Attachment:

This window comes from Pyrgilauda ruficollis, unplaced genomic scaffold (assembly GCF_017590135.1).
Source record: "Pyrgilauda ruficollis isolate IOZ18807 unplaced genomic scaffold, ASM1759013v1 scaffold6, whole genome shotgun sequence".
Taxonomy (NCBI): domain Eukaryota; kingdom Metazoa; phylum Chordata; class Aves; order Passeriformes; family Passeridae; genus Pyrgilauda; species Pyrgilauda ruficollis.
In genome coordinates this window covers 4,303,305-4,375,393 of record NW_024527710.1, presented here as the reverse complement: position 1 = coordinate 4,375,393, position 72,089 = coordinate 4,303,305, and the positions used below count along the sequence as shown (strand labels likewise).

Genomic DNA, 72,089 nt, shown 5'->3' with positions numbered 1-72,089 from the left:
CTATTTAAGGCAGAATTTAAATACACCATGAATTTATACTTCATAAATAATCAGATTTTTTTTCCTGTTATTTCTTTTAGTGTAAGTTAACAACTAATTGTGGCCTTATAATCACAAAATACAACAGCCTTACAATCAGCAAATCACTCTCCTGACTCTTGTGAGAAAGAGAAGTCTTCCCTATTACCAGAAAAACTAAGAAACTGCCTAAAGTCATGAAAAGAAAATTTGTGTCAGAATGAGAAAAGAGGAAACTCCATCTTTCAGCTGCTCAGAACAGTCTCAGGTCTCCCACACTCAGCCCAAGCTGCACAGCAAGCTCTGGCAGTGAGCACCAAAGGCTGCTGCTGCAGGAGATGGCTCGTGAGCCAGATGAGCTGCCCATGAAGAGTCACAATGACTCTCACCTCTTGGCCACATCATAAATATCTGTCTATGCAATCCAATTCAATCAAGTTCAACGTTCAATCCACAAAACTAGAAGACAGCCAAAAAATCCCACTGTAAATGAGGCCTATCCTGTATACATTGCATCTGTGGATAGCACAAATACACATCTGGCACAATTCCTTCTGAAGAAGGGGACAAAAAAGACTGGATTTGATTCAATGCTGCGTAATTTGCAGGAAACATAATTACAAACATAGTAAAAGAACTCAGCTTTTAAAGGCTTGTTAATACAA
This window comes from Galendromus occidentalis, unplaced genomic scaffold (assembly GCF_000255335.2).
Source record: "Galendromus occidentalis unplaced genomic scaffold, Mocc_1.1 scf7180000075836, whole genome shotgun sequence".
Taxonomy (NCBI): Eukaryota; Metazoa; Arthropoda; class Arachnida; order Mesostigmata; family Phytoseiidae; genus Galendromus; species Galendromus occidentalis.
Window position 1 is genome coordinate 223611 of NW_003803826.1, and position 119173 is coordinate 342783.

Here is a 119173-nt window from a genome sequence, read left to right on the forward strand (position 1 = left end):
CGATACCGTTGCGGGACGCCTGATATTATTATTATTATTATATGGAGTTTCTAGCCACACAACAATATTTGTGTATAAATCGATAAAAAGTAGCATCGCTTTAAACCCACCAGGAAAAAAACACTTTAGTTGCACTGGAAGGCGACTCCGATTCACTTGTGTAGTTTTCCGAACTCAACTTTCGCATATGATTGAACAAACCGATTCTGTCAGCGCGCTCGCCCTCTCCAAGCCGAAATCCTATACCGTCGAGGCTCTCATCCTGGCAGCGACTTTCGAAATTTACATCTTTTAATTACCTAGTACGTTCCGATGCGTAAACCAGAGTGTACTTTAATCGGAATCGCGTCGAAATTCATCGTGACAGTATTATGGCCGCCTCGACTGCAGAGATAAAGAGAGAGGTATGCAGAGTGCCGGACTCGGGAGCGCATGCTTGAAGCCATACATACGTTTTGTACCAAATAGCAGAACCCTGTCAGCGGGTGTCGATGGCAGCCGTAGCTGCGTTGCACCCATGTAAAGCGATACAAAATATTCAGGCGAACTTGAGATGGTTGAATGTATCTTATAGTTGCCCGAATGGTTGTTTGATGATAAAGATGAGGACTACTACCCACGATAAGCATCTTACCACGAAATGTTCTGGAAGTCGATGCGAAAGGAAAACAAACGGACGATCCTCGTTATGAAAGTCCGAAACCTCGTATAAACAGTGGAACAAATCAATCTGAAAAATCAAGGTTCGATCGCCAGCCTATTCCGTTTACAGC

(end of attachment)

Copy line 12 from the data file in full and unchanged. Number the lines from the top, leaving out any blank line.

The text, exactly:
CGATACCGTTGCGGGACGCCTGATATTATTATTATTATTATATGGAGTTTCTAGCCACACAACAATATTTGTGTATAAATCGATAAAAAGTAGCATCGCTTTAAACCCACCAGGAAAAAAACACTTTAGTTGCACTGGAAGGCGACTCCGATTCACTTGTGTAGTTTTCCGAACTCAACTTTCGCATATGATTGAACAAACCGATTCTGTCAGCGCGCTCGCCCTCTCCAAGCCGAAATCCTATACCGTCGAGGCTCTCATCCTGGCAGCGACTTTCGAAATTTACATCTTTTAATTACCTAGTACGTTCCGATGCGTAAACCAGAGTGTACTTTAATCGGAATCGCGTCGAAATTCATCGTGACAGTATTATGGCCGCCTCGACTGCAGAGATAAAGAGAGAGGTATGCAGAGTGCCGGACTCGGGAGCGCATGCTTGAAGCCATACATACGTTTTGTACCAAATAGCAGAACCCTGTCAGCGGGTGTCGATGGCAGCCGTAGCTGCGTTGCACCCATGTAAAGCGATACAAAATATTCAGGCGAACTTGAGATGGTTGAATGTATCTTATAGTTGCCCGAATGGTTGTTTGATGATAAAGATGAGGACTACTACCCACGATAAGCATCTTACCACGAAATGTTCTGGAAGTCGATGCGAAAGGAAAACAAACGGACGATCCTCGTTATGAAAGTCCGAAACCTCGTATAAACAGTGGAACAAATCAATCTGAAAAATCAAGGTTCGATCGCCAGCCTATTCCGTTTACAGC